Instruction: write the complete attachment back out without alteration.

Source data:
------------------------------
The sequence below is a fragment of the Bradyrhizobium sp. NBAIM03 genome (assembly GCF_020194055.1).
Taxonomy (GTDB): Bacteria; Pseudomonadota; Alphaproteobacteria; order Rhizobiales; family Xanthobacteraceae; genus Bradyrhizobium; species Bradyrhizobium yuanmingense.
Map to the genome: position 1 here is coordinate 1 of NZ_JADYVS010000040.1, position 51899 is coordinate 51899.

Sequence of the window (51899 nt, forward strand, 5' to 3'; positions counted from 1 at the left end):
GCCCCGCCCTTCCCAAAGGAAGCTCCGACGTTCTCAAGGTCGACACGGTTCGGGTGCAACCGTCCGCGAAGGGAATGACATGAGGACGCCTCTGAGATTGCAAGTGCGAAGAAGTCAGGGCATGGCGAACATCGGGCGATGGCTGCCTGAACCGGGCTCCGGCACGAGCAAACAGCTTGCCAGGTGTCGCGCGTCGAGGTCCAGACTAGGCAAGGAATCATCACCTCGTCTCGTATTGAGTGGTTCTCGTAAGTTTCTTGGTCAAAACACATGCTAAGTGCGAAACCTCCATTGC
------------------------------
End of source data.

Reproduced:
The sequence below is a fragment of the Bradyrhizobium sp. NBAIM03 genome (assembly GCF_020194055.1).
Taxonomy (GTDB): Bacteria; Pseudomonadota; Alphaproteobacteria; order Rhizobiales; family Xanthobacteraceae; genus Bradyrhizobium; species Bradyrhizobium yuanmingense.
Map to the genome: position 1 here is coordinate 1 of NZ_JADYVS010000040.1, position 51899 is coordinate 51899.

Sequence of the window (51899 nt, forward strand, 5' to 3'; positions counted from 1 at the left end):
GCCCCGCCCTTCCCAAAGGAAGCTCCGACGTTCTCAAGGTCGACACGGTTCGGGTGCAACCGTCCGCGAAGGGAATGACATGAGGACGCCTCTGAGATTGCAAGTGCGAAGAAGTCAGGGCATGGCGAACATCGGGCGATGGCTGCCTGAACCGGGCTCCGGCACGAGCAAACAGCTTGCCAGGTGTCGCGCGTCGAGGTCCAGACTAGGCAAGGAATCATCACCTCGTCTCGTATTGAGTGGTTCTCGTAAGTTTCTTGGTCAAAACACATGCTAAGTGCGAAACCTCCATTGC